Who can be Black (Part 2)?

Celeste Liddle has a published article as well as a highly-endorsed blogpost (including endorsement by high profile media and internationally recognised race commentators) that gives an account of a twitter conversation between us. Last week I replied. I explained how her piece mischaracterises a Black woman who genuinely has no voice in the media, either personally or by racial representation. It is an attack, not only on my group membership as a Black person, but on the very existence of my category of Black. And all because I opened dialogue with Celeste, in good faith and respectfully, expressing the concern that her words were erasing my Blackness in the public sphere.

Celeste has replied that she has seen my reply and won’t be responding. She (together with her supporters) is letting her claims about me, and about Blackness in Australia, stand.

In initiating conversation with Celeste I sought to find out what she had meant by ‘Black’ in certain comments she made about the nature of Blackness. It is not relevant that she understood herself to be talking only of Aboriginal people. Celeste needed to make clear to her readers that her points about the nature of Blackness were not transferable to other instances of Blackness; a point which I would have gladly discussed with her had she not shut down the conversation between us.

In my first tweet to Celeste, I pointed out the consequences of what appeared to be her characterisation of Blackness: namely, shadism blindness and erasure of skin colour Blackness. This conversation was presented in her blog, and now in the Aboriginal press, as me wishing to force my ideas on skin colour privilege down her throat.

In fact Celeste agreed with my point on skin colour right from her first tweets in our discussion:

Agreement tweets

She agreed again in her blogpost:

Don'tdenyskincolour

The issue of skin colour was therefore never in contention between us. It is unfortunate that Celeste has my comment about skin colour – with which she agreed! – as a rallying point for support of her attack against me.

The problem between us was always our conflicting meanings of the word ‘Black’ and the intersection of our identities in attempting to converse on the topic. This was the point that I sought to clarify in our original twitter exchange:

communication1

communication2

communication3

communication4

I can understand how mischaracterisation of our conversation (namely that I was arguing about skin colour relative to Indigenous identity, rather than about my exclusion as a Black person from the term ‘Black’) has won Celeste a lot of support. Of course people wish to support an Indigenous person whose Indigeneity they take to be under attack. But that is not what happened in this case.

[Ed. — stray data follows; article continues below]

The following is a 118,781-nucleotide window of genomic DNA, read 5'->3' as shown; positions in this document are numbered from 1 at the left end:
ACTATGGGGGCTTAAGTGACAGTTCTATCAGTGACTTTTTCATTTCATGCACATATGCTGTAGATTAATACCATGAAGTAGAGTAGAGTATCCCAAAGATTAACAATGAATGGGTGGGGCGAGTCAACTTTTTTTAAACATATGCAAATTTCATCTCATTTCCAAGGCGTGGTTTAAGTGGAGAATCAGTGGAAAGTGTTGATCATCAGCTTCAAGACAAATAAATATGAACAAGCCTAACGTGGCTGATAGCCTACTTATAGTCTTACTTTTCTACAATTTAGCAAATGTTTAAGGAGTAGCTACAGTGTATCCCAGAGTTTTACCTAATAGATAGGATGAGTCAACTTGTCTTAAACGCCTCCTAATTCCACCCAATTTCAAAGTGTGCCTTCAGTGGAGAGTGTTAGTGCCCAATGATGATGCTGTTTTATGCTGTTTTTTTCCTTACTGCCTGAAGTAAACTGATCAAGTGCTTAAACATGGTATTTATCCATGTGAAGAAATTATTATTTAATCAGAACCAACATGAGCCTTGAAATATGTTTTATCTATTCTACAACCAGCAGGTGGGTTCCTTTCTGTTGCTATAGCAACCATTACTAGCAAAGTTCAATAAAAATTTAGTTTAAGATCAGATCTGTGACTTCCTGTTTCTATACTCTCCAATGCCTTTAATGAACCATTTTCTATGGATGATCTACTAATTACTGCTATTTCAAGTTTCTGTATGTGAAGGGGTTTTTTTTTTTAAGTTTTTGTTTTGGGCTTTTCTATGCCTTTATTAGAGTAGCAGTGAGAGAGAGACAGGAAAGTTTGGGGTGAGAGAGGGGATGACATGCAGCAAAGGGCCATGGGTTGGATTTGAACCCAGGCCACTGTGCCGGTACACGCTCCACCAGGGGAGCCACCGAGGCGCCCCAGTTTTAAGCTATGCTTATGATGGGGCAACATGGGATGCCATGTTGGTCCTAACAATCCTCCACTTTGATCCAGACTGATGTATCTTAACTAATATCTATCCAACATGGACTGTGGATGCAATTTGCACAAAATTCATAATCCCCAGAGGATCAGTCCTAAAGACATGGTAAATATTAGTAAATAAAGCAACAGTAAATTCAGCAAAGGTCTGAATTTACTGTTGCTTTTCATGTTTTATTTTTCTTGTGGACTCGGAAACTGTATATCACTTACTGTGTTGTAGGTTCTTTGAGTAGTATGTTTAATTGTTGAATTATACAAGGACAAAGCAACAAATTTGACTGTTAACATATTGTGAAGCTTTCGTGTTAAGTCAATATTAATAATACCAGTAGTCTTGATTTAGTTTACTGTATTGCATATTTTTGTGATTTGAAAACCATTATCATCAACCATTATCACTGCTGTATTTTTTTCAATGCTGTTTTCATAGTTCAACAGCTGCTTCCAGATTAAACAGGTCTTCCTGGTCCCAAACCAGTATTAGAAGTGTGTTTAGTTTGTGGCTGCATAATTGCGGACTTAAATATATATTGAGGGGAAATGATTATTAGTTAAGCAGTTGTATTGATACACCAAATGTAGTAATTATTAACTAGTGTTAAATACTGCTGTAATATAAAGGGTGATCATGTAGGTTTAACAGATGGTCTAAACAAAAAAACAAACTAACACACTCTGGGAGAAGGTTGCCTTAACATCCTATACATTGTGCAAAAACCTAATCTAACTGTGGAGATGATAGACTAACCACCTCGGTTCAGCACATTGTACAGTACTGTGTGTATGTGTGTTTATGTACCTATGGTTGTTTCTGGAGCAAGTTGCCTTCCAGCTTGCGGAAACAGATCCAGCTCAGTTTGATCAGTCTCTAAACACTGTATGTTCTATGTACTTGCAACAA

I am particularly concerned about the effect of Celeste’s words on non-Indigenous Black communities. As has been seen in the responses to Celeste’s blogpost, many people have taken her words at face value and are participating in discussions which promulgate stereotypes about ignorant Black migrants who need to get on board and learn about Australia. Some of these discussions have been well-intentioned but condescending, others hostile. Non-Indigenous Black people are great supporters of the rights of First Peoples and it is harmful to accuse us of being otherwise.

There are non-Indigenous Black people who are personally affected by Celeste’s words. Some are withdrawing from discussions on race because we no longer feel safe to appear as Black people. While it might have been a romp for non-Black POC and white commentators who have joined in this discussion, Celeste’s words have a real impact on the lives of Black people. I think that it speaks to the racism against Blacks in this country that we can be attacked in the name of supporting First Peoples, when we were never a threat to and make no claims on First Peoples. People who have none of their identity being questioned are the loudest supporters of the claim that my very identity as a Black person is somehow harmful to First Peoples. While those people move on to the next bun-fight, non-Indigenous Black people are left with another aspect of hostility directed towards us, as if there weren’t already enough racial issues for us to deal with in this country.

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One thought on “Who can be Black (Part 2)?

  1. Pingback: On light-skin privilege | guantai5

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